Registered Apprenticeship Programs are multi-year training programs that pair classroom instruction with on-the-job learning under the guidance of more experienced tradespeople. Programs are often jointly funded by unions and contractors, united by their commitment to quality of work and the future of the trade. Many apprenticeship programs administer entrance exams or interviews to determine eligibility. However, the same trades recognize and reward jobsite experience and the investment of grunt labor in learning the basics. Temporary summer jobs or helper positions are a common way for people to get a feel for the work and for craftspeople and program coordinators to get a feel for the worker—leading to acceptance in a Registered Apprenticeship Program. The Labor Center works to understand the prerequisites and quirks of each trade to successfully place people in registered programs. As lawyer and program coordinator Paul Iversen put it, “we know training programs that need good candidates, and we know people who need better jobs.” Finding a bridge across the problem of basic skills and social networks is an area where program coordinators, contractors, and coworkers must all participate in sharing useable knowledge with potential apprentices.

“Bombarded with harassment.”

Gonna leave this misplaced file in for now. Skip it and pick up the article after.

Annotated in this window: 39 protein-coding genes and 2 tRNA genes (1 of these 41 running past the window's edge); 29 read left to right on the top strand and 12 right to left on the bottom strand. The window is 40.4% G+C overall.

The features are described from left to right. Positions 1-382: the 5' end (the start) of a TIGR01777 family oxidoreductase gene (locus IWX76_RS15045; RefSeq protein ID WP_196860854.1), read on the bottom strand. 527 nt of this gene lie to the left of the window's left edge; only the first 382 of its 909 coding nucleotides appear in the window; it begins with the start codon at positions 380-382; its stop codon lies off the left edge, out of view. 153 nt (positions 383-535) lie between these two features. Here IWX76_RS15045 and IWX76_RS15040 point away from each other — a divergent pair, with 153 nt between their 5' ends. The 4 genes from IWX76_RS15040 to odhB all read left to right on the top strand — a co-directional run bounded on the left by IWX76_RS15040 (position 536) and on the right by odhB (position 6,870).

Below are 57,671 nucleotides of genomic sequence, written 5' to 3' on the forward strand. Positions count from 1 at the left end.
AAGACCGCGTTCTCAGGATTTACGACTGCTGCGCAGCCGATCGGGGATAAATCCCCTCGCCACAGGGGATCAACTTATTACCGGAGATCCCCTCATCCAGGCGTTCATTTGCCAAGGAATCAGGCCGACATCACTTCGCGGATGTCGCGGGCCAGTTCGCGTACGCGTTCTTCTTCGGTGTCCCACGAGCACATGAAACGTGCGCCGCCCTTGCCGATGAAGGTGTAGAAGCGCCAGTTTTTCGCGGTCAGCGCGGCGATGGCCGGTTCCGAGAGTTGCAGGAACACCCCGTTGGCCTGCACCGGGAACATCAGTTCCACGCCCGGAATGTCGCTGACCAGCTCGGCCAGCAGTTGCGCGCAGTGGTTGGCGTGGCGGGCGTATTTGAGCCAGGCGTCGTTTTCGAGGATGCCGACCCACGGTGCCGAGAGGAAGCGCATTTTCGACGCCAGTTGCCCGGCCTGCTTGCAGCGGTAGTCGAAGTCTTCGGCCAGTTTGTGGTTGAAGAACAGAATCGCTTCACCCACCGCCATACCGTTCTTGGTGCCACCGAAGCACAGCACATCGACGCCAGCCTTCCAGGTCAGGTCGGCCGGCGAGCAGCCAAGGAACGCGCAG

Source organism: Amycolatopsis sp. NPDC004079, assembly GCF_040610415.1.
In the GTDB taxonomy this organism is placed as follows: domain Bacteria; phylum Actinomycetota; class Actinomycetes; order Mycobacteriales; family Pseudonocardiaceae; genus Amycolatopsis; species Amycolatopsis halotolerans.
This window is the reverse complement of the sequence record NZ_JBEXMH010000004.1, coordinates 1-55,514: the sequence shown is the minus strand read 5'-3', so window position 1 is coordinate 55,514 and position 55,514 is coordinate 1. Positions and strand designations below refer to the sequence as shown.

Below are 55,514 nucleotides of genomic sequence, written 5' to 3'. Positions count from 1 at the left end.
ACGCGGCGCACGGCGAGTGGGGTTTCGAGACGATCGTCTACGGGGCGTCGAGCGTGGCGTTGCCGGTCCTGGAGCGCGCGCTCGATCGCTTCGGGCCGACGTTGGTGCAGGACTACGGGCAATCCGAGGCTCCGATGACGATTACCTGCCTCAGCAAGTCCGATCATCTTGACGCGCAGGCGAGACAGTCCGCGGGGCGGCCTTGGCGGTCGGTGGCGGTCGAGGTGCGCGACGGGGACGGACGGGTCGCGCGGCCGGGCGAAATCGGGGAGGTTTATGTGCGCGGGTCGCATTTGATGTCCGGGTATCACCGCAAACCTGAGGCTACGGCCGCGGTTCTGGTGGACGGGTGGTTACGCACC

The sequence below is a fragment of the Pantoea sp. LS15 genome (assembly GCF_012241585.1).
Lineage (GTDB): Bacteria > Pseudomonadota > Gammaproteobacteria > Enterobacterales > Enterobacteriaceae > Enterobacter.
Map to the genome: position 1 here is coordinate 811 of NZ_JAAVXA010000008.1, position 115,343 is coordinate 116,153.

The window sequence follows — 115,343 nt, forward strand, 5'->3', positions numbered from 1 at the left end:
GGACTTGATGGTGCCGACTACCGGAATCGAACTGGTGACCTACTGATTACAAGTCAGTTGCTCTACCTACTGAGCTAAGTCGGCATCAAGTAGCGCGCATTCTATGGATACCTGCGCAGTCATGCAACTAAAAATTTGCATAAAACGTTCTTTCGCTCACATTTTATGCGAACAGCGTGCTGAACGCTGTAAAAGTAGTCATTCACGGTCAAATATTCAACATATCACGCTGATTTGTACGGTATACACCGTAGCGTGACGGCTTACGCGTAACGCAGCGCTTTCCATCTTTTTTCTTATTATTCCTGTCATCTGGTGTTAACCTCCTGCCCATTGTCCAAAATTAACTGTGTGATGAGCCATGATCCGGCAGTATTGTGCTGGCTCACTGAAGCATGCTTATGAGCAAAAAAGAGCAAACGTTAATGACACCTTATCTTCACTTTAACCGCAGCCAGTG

Surmounting the second phase of barriers—inhospitable conditions of labor for women and industry-wide problems with harassment and discrimination—is thankfully a fight a with strong sisters. Over the summer, an IWIT meeting featured ironworker Vicki O’Leary as the guest speaker. O’Leary has served as the General Organizer for Safety and Diversity for the Ironworkers International Union since 2016, where she focuses on maternity care and bystander intervention. O’Leary argues that improving conditions of labor is crucial to diversifying a trade in which less than two percent of workers are women. In 2017, the Ironworkers International created paid maternity leave, recognizing that the physical demands of ironworking could threaten a pregnancy or force women to choose between the trade and a family. Ironworking women now have up to six months of leave while pregnant, and six to eight weeks of post-delivery leave.[5] Maternity leave makes it possible for women to remain in their career field through the life event of having a baby. Bystander intervention makes it possible for women to remain in their career field day-to-day.

OSHA staff interviewing a worker at a job site

Many of the tradespeople who attend IWIT meetings rarely see other women at work. Throughout the industry, the isolation of tradeswomen in their workplaces leads to sexual harassment and loss of professional opportunities. Over the summer, women shared experiences of workplace harassment that ranged from the routine— “Where do I draw the line? I can’t be in the office all day filling out reports!”—to the severe— “I felt like I lost myself because I was so bombarded with the harassment. I started questioning, ‘why am I even here?’ I couldn’t believe how the company protected people. I realized that as a union member I have insurance that includes counseling services and I made use of that benefit! My counselor helped me regain confidence in myself and see that I didn’t have to let these people control my life.” Leaving apprentices and coworkers socially disconnected and excluded from the transmission of skill knowledge creates isolation and pushes them out of the trade as surely as harassment.